• 2nd or subsequent offense within 3 years—1 year suspension
  • $500 reinstatement fee


This criminal offense/surcharge applies only to injury or property damage done as a result of the following types of incidents:

  • Use of any type of mobile phone or mobile electronic device by a junior operator;
  • Use of any type of mobile phone or mobile electronic device by an operator of any type of public transportation; or
  • Use of any type of mobile phone or any handheld device capable of access the internet to manually compose, send or read an electronic message while operating a motor vehicle.

The new law specifically defines these devices as follows:

“Electronic message”, a piece of digital communication that is designed or intended to be transmitted between a mobile electronic device and any other electronic device; provided, however, that electronic message shall include, but not be limited to, electronic mail, electronic message, a text message, an instant message, a command or request to access an internet site, or any message that includes a keystroke entry sent between mobile devices.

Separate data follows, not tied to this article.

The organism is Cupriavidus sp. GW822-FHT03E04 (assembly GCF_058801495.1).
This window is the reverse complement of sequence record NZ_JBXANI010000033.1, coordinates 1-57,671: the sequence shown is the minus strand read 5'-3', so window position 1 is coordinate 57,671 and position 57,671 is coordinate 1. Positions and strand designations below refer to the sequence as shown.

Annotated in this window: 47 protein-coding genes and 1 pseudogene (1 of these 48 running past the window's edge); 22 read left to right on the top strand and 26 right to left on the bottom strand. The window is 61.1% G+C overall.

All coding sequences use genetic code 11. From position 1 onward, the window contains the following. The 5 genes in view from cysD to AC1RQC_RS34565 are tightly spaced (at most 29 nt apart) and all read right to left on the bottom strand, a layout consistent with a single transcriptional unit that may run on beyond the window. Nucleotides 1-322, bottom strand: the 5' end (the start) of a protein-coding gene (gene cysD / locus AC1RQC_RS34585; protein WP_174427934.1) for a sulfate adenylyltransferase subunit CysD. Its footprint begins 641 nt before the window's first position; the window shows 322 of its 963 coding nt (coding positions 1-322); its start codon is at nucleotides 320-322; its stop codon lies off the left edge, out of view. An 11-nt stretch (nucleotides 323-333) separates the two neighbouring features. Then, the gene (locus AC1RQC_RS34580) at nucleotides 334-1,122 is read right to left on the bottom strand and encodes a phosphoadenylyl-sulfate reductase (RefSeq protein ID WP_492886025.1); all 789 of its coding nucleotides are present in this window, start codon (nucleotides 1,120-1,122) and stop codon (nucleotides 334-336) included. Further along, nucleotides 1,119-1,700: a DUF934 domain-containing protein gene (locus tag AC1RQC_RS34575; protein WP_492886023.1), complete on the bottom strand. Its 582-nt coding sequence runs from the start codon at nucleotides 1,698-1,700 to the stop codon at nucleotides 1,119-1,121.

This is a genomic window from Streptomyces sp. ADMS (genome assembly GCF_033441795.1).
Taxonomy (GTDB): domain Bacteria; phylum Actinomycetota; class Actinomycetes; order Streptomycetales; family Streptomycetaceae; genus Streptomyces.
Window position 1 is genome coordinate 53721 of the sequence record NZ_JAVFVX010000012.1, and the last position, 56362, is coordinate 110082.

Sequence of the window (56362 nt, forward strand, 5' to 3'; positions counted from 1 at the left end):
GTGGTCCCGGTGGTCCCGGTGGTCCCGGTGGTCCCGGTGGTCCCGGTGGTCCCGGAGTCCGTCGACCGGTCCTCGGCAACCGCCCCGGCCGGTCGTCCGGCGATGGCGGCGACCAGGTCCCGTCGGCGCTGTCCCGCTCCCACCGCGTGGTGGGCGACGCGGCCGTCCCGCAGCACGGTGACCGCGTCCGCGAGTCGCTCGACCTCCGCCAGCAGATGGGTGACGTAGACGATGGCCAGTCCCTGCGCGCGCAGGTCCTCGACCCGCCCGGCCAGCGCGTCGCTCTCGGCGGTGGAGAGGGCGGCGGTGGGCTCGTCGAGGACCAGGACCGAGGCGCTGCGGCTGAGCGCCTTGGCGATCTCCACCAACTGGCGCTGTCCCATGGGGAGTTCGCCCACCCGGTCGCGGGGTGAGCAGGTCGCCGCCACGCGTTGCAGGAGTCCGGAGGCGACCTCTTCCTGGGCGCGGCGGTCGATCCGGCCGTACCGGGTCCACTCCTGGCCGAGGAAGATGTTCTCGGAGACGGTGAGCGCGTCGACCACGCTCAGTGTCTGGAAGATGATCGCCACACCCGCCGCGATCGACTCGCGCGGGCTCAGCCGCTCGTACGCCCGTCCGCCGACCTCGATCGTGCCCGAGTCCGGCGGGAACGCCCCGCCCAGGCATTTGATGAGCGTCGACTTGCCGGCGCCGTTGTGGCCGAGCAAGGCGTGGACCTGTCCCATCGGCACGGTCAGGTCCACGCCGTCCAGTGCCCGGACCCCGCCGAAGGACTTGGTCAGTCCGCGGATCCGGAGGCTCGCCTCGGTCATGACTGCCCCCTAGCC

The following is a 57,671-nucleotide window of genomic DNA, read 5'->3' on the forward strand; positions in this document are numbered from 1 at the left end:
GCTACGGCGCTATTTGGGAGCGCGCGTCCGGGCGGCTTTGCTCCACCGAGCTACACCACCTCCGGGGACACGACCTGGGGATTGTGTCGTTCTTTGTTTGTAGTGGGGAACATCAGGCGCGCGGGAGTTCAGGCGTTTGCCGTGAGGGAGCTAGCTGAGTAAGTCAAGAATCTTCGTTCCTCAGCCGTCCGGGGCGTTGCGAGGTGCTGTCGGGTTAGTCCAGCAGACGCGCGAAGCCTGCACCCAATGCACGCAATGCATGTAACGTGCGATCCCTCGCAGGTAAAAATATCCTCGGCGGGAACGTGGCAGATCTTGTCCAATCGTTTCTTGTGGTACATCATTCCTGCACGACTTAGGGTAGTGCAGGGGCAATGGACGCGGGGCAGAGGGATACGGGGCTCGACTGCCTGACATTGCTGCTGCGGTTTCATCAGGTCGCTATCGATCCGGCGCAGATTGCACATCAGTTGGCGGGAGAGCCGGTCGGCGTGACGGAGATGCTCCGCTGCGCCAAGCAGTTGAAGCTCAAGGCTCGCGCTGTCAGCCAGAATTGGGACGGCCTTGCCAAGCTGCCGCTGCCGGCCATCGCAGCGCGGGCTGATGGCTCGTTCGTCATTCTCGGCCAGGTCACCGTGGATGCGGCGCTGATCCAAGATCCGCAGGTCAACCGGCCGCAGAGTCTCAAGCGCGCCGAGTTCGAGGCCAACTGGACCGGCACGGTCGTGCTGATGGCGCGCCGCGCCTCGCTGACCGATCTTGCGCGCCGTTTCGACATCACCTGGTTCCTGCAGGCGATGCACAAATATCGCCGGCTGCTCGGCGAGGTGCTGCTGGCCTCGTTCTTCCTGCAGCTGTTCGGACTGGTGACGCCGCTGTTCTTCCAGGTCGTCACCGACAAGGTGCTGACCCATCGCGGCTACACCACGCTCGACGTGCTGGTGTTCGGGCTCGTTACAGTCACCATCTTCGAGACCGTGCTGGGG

“Hands-free mobile telephone”, a hand-held mobile telephone that has an internal feature or function, or that is equipped with a hands-free accessory, whether or not permanently part of such hand-held mobile telephone, by which a user engages in a call without the use of either hand, whether or not the use of either hand is necessary to activate, deactivate or initiate a telephone call.

“Mobile electronic device”, any hand-held or other portable electronic equipment capable of providing data communication between 2 or more persons, including, without limitation, a mobile telephone, a text messaging device, a paging device, a personal digital assistant, a laptop computer, electronic equipment that is capable of playing a video game or digital video disk, equipment on which digital photographs are taken or transmitted or any combination thereof, or equipment that is capable of visually receiving a television broadcast; provided, however, that mobile electronic device shall not include any audio equipment or any equipment installed, or affixed, either temporarily or permanently, in a motor vehicle for the purpose of providing navigation or emergency assistance to the operator of such motor vehicle or video entertainment to the passengers in the rear seats of such motor vehicle.

“Mobile telephone”, a handheld or portable cellular, analog, wireless, satellite or digital telephone, including a telephone with 2-way radio functionality, capable of sending or receiving telephone communications and with which a user initiates, terminates or engages in a call using at least 1 hand.